A federal judge has ordered the U.S. Justice Department to turn over any documents that show they tried to determine whether somebody leaked confidential information about its probe of deadly police shootings on a bridge after Hurricane Katrina. The judge is planning a hearing Wednesday on the matter.
Prosecutors are urging a judge to reject defense attorneys' claims that a "secret public relations campaign" by federal authorities deprived five former police officers of a fair trial on charges stemming from deadly shootings on a New Orleans bridge following Hurricane Katrina.
A deal has been reached to resolve nearly all of the remaining court claims from allegations that government-issued trailers exposed Gulf Coast residents to hazardous fumes after Hurricane Katrina.
Lead plaintiffs' attorney Gerald Meunier told The Associated Press on Monday that a class-action settlement agreement has been expanded to include several companies that manufactured, installed or refurbished FEMA trailers after the 2005 storm.
Paul Maassen and Dr. Ed Chervenak, Director of the UNO Survey Research Center, discuss the state of our vital civic institutions in the years since Hurricane Katrina and the storm's aftermath, and examine your responses and to our week-long series and the results of UNO's New Orleans Quality of Life Survey
One enduring legacy of Hurricane Katrina and the storm's aftermath is stress. Stress about home, family, money, environment, and on and on. But stress doesn’t stay stress; it has a tendency to become other things. Eve Abrams investigates how dealing with hard situations, in a New Orleans helping fewer mental-health patients, has affected the health, safety, and moral compass/future of our city.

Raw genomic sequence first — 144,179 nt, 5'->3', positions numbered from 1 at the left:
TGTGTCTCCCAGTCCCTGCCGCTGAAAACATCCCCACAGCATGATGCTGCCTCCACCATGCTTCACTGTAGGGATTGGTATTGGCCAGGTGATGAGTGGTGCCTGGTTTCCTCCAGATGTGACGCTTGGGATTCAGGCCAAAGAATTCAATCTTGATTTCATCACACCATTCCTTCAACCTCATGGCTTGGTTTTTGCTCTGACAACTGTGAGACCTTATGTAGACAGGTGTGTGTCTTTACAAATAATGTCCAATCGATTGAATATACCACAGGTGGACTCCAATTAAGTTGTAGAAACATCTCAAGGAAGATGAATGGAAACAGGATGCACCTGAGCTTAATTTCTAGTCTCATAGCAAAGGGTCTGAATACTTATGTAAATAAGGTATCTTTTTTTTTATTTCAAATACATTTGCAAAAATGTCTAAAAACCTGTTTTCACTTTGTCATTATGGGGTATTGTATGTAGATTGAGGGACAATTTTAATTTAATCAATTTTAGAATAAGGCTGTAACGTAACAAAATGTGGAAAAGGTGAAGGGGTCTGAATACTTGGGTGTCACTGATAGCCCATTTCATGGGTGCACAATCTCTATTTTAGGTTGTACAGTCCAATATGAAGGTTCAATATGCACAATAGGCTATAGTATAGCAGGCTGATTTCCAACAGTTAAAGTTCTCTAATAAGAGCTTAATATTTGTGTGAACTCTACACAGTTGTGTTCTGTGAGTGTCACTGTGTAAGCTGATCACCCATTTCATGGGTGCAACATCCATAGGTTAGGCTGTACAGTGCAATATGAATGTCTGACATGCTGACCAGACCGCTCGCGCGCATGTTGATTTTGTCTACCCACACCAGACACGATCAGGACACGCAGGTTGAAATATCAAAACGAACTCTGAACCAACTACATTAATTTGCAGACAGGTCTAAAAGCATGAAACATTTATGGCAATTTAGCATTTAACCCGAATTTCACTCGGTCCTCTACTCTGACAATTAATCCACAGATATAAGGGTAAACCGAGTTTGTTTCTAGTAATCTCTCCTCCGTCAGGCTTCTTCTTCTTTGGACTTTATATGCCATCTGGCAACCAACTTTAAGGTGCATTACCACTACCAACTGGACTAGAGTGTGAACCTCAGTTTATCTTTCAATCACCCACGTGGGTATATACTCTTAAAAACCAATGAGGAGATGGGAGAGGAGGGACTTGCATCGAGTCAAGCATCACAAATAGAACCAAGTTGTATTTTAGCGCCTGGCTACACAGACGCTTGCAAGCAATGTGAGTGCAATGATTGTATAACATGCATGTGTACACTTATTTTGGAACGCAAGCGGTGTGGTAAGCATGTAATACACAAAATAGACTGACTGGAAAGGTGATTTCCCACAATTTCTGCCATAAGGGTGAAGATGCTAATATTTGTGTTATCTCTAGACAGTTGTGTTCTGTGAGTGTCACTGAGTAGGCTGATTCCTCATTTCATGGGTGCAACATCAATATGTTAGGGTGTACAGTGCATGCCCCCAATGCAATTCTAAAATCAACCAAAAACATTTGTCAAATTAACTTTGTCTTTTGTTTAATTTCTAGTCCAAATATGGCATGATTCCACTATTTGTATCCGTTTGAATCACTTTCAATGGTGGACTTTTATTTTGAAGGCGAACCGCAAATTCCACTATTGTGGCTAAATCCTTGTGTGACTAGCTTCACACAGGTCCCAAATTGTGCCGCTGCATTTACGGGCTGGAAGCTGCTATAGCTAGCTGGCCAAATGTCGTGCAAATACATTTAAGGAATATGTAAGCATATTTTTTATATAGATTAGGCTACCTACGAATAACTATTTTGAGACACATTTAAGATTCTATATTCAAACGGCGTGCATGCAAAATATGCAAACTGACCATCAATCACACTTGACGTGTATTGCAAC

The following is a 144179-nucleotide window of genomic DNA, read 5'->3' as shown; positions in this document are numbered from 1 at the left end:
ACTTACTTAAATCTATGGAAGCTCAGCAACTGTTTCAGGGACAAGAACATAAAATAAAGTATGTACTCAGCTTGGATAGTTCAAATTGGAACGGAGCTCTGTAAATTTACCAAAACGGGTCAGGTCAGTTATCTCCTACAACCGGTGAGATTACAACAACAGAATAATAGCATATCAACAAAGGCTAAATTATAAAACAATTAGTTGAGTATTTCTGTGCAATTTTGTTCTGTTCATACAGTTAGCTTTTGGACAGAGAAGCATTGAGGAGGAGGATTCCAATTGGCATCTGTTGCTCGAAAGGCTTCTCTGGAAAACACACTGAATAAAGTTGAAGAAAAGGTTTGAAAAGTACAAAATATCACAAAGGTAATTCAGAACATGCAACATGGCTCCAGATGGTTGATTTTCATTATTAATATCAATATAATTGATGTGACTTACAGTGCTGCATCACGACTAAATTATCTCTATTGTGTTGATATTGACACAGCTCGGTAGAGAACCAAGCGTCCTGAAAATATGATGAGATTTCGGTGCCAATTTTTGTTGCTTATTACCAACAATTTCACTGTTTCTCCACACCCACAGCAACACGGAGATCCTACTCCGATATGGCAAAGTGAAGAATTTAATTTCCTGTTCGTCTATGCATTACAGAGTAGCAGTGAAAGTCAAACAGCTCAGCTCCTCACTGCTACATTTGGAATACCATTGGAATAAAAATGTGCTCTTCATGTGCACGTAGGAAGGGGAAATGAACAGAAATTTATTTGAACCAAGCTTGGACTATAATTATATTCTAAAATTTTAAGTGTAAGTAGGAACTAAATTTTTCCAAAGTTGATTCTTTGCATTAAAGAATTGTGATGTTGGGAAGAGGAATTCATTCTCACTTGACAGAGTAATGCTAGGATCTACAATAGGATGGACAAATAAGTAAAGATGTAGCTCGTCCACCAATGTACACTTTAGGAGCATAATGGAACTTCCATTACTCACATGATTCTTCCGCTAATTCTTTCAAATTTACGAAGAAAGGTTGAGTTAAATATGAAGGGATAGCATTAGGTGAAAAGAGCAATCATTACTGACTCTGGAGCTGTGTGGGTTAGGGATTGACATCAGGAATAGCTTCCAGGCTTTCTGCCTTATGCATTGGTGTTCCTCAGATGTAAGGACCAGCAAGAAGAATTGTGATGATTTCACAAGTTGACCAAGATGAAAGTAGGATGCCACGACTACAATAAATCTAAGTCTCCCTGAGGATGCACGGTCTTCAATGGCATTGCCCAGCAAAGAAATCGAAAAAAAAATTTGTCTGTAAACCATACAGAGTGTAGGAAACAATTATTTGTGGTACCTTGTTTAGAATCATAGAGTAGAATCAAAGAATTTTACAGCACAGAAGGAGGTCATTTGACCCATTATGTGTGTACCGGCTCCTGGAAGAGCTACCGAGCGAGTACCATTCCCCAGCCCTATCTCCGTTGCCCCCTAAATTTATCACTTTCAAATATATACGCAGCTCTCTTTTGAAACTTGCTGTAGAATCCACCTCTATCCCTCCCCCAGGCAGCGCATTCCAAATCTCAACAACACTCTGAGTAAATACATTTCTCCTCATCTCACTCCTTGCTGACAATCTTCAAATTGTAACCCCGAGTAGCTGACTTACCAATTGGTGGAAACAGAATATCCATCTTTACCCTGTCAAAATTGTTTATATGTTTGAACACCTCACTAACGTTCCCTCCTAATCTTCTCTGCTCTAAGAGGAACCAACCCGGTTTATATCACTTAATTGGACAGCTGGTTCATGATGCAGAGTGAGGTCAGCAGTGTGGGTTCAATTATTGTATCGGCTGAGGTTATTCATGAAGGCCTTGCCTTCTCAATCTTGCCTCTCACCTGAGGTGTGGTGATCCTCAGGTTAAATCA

In New Orleans, the city with the most public charter schools in the nation, individual charters’ standards of discipline can vary widely. Sharon Litwin investigates how the Recovery School District is dealing with challenges of equity in this new approach to public education.
The Federal Emergency Management Agency has come up with $103,000 to help replace contents of the Orleans Parish Criminal District Court damaged during Hurricane Katrina.
Following the 2005 storm, the basement of the courthouse flooded, destroying the contents of court offices, including the Judicial Administration Office which handles administrative functions required for the court to operate.
FEMA announced on Monday that the contents to be replaced include computer equipment and two-way radios, as well as drug testing equipment.
New Orleans has 43,000 blighted properties, more than any other American city. Fighting blight can be complex, But since Mayor Landrieu’s administration took office, there’s been an invigorated effort at easing the problem.
NEW ORLEANS — The head of an advocacy group in New Orleans is expressing frustration with delays in the effort to get recognition for sites where levee breaches led to catastrophic flooding after Hurricane Katrina in 2005.
The Army Corps of Engineers has jurisdiction over one of the sites and has the right to say whether it believes the sites belong on the National Register of Historic Places. But the corps has held back on giving its view, saying the matter involves facts that are still at issue in lawsuits.